And if the space is small. the bandsaw and drill-press should have wheels with retractable legs or wheels that come down when needed so these things, useful as they are, can be set aside when not in use. A black-board or a Drafting table may help... always better to waste paper or chalk than it is to waste metal or wood.  Last, but not at all least,  as many others would agree, measure twice and cut once.  Nothing worse than saying "Dang,,,, I cut it twice and it's STILL to short???"   Godspeed, my friend.
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« Reply #10 on: November 17, 2011, 08:19:20 pm »

No matter what projects you want to complete you will always need a good vice. Your choice of tools will (to an extent) will vary on what materials you will be working with, wood or metal.

My wife has no problem telling me that I have many vices.  I simply choose to call the hobbies.  Smiley

I only have a small bench vise and quite a few quality hand tools.  Sure, I'd like to have lots of large shop tools, but space and funds won't allow them.  That hasn't stopped me from making any of the projects I've tackled.  It may take me longer, and may be more difficult at times, but finishing a project and ending up with something better-made than the items that can be bought in a store makes it worth the effort.

I'll mirror what has been stated earlier.  Buy the best you can afford and treat them well.  If you MUST abuse a tool, buy a cheap one that can be sacrificed.
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Jedediah Solomon
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« Reply #11 on: November 18, 2011, 12:59:27 pm »

Well put.If a tool must be altered in a way that would make it useless for other tasks than the one you alter it to do, buy a cheap one  or peruse the lawn-sale and thrift store arena. I've been  known to buy a set of cheap wrenches, simply to take one and bend it to reach around an obstacle. Snap-On sells specialty tools that can do the same but at 3 times the cost, and if I only need it once or twice, why put out half a day's wages? If, however, you are interested in tinkering, buy a really good set to start with. Havefun Smiley
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Athanor
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« Reply #12 on: November 23, 2011, 12:13:48 am »

One bit of shop kit I wouldn't be without (can't really call it a tool exactly) is a decent first aid kit. Don't bother with the kind of commercially available ready-made kits - they're usually full of stuff you virtually never need, like dozens of triangular bandages for immobilizing broken limbs(!), but don't include the one item you'll need most; bandaids! Make up your own kit: several sizes of bandaids, a packet of adhesive sutures, gauze pads and a few gauze bandages, alcohol swabs, a tube of topical antiseptic. Any injury that can't be handled with this equipment, at least sufficiently to last you to the nearest ER, probably needs professional attention.

Secondhand tools, as has been mentioned before, are often at least as good quality as the equivalent new tools (and often better) and usually cost much less. The fact that a tool has lasted 50 or 60 years means it was of good quality to begin with, and its previous owner(s) took good care of it; crappy tools either broke or wore out quickly, so never make it to the secondhand market.

Old tools will usually need some refurbishing - sharpening, at the very least, which brings up another essential piece of equipment. Get yourself the best quality India oilstone you can find, and learn how to use it (Tip: WD40 is an excellent oilstone lubricant). For more severe sharpening or reshaping, you'll probably want a bench grinder, but use it gently; it's fatally easy to wreck the temper of a tool by grinding too hard or too long.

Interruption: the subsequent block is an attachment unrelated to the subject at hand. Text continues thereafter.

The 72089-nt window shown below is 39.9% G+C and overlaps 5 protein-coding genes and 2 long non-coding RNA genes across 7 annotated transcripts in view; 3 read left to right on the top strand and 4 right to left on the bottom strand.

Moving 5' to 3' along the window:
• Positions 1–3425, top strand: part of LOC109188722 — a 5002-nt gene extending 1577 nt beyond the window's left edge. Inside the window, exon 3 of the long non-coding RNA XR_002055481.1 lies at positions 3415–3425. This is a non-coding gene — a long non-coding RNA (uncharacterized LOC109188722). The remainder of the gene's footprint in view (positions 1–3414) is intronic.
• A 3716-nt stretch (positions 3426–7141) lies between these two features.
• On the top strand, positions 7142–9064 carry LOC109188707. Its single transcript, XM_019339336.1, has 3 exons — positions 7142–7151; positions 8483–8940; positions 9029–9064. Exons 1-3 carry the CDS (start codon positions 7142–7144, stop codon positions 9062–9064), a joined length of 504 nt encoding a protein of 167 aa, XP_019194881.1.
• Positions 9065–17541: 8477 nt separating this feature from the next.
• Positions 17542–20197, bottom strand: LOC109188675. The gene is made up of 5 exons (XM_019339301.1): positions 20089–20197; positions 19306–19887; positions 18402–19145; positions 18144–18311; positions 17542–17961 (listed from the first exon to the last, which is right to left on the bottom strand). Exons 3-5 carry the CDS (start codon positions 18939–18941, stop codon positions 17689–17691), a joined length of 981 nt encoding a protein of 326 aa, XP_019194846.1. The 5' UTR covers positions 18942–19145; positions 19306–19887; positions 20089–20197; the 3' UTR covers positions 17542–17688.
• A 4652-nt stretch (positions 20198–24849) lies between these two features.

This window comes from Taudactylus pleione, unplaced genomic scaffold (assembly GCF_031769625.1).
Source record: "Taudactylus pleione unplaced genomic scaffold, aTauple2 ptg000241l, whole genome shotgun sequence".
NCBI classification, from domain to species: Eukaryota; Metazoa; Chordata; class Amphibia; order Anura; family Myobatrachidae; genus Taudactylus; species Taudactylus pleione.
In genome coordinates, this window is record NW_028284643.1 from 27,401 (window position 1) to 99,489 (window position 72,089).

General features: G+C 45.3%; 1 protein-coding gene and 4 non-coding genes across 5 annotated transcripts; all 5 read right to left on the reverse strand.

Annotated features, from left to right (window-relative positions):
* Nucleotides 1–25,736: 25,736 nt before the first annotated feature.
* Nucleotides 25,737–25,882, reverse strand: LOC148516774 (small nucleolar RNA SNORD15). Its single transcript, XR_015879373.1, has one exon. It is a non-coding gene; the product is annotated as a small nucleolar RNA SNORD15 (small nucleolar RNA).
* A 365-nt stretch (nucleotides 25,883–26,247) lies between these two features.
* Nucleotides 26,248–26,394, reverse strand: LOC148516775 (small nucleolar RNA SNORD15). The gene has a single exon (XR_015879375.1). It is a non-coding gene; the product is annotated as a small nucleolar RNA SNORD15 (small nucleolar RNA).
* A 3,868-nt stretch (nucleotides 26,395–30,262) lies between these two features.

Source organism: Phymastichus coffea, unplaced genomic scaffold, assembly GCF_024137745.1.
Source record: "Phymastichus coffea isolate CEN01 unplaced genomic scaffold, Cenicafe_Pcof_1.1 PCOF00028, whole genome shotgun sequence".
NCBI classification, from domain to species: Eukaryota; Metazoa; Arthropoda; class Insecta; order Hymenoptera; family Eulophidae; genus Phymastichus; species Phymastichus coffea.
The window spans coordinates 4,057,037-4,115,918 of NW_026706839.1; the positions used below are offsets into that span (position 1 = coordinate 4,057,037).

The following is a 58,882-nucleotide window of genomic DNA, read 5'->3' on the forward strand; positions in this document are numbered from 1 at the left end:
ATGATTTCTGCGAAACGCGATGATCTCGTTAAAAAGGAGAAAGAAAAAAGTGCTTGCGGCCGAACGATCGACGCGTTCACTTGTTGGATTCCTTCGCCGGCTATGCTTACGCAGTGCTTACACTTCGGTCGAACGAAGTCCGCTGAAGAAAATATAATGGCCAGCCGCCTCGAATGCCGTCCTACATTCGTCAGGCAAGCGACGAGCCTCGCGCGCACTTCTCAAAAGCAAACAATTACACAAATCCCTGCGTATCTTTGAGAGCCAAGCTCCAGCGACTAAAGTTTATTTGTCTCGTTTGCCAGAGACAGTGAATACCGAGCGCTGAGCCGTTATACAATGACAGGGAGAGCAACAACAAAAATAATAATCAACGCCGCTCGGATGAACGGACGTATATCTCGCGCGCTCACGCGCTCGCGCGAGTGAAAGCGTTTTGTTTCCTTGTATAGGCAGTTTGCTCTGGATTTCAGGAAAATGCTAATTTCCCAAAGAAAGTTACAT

If you spend much time rooting around secondhand stores or yard sales for old tools, you'll inevitably encounter the Old-Timer who'll tell you "You can't get steel like that nowadays". He's right, but not for the reasons he thinks. Almost all tool steel, until about WWII, would have been crucible steel; usually excellent quality, but very dependent on the skill of the steelmaker. The best modern tool steels are produced in electric-arc furnaces with very precise control over composition and temperature, and are as good as, or better than, the best crucible steel; but it's rare to find such top-grade steel in the average hardware-store tool.

Another reason for scouring the seconhand market ; industrial-quality power tools,and machines such as drill presses, are quite often sold off at not much more than scrap value - it being considered more economical to replace a worn tool rather than refurbish it; but for our purposes the secondhand industrial machine can be just the thing. Beware, though, that many industrial machine tools have 3-phase motors; unless you're lucky (or canny) enough to have 3-phase power in your shop, the cost of a new motor can negate any savings.

Happy hunting!

Athanor. 
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Rev. Jade
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« Reply #13 on: November 23, 2011, 02:31:15 am »

One bit of shop kit I wouldn't be without (can't really call it a tool exactly) is a decent first aid kit. Don't bother with the kind of commercially available ready-made kits - they're usually full of stuff you virtually never need, like dozens of triangular bandages for immobilizing broken limbs(!), but don't include the one item you'll need most; bandaids! Make up your own kit: several sizes of bandaids, a packet of adhesive sutures, gauze pads and a few gauze bandages, alcohol swabs, a tube of topical antiseptic. Any injury that can't be handled with this equipment, at least sufficiently to last you to the nearest ER, probably needs professional attention.